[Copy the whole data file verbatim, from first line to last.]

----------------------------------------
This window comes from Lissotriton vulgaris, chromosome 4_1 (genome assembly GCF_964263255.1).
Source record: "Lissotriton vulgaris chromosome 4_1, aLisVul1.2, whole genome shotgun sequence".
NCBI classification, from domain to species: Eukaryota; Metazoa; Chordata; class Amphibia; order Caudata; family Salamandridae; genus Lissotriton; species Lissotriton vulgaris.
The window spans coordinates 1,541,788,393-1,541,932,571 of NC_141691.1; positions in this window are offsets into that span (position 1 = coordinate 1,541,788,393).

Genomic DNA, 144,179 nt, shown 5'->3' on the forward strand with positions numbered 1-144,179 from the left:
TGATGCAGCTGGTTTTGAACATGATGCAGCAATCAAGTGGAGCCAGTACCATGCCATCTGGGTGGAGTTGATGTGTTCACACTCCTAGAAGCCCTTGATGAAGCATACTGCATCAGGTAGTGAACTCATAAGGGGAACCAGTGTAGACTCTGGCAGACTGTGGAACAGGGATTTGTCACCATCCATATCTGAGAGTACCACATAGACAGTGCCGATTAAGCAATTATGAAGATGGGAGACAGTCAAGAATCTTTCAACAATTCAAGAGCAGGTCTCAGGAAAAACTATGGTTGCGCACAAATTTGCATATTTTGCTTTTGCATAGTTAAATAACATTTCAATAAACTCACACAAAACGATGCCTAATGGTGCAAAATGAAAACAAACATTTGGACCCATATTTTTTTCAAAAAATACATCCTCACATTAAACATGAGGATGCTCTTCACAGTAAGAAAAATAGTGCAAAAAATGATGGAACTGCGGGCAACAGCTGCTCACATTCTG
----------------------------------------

This window comes from Lissotriton vulgaris, chromosome 4_1 (genome assembly GCF_964263255.1).
Source record: "Lissotriton vulgaris chromosome 4_1, aLisVul1.2, whole genome shotgun sequence".
NCBI classification, from domain to species: Eukaryota; Metazoa; Chordata; class Amphibia; order Caudata; family Salamandridae; genus Lissotriton; species Lissotriton vulgaris.
The window spans coordinates 1,541,788,393-1,541,932,571 of NC_141691.1; positions in this window are offsets into that span (position 1 = coordinate 1,541,788,393).

Genomic DNA, 144,179 nt, shown 5'->3' on the forward strand with positions numbered 1-144,179 from the left:
TGATGCAGCTGGTTTTGAACATGATGCAGCAATCAAGTGGAGCCAGTACCATGCCATCTGGGTGGAGTTGATGTGTTCACACTCCTAGAAGCCCTTGATGAAGCATACTGCATCAGGTAGTGAACTCATAAGGGGAACCAGTGTAGACTCTGGCAGACTGTGGAACAGGGATTTGTCACCATCCATATCTGAGAGTACCACATAGACAGTGCCGATTAAGCAATTATGAAGATGGGAGACAGTCAAGAATCTTTCAACAATTCAAGAGCAGGTCTCAGGAAAAACTATGGTTGCGCACAAATTTGCATATTTTGCTTTTGCATAGTTAAATAACATTTCAATAAACTCACACAAAACGATGCCTAATGGTGCAAAATGAAAACAAACATTTGGACCCATATTTTTTTCAAAAAATACATCCTCACATTAAACATGAGGATGCTCTTCACAGTAAGAAAAATAGTGCAAAAAATGATGGAACTGCGGGCAACAGCTGCTCACATTCTG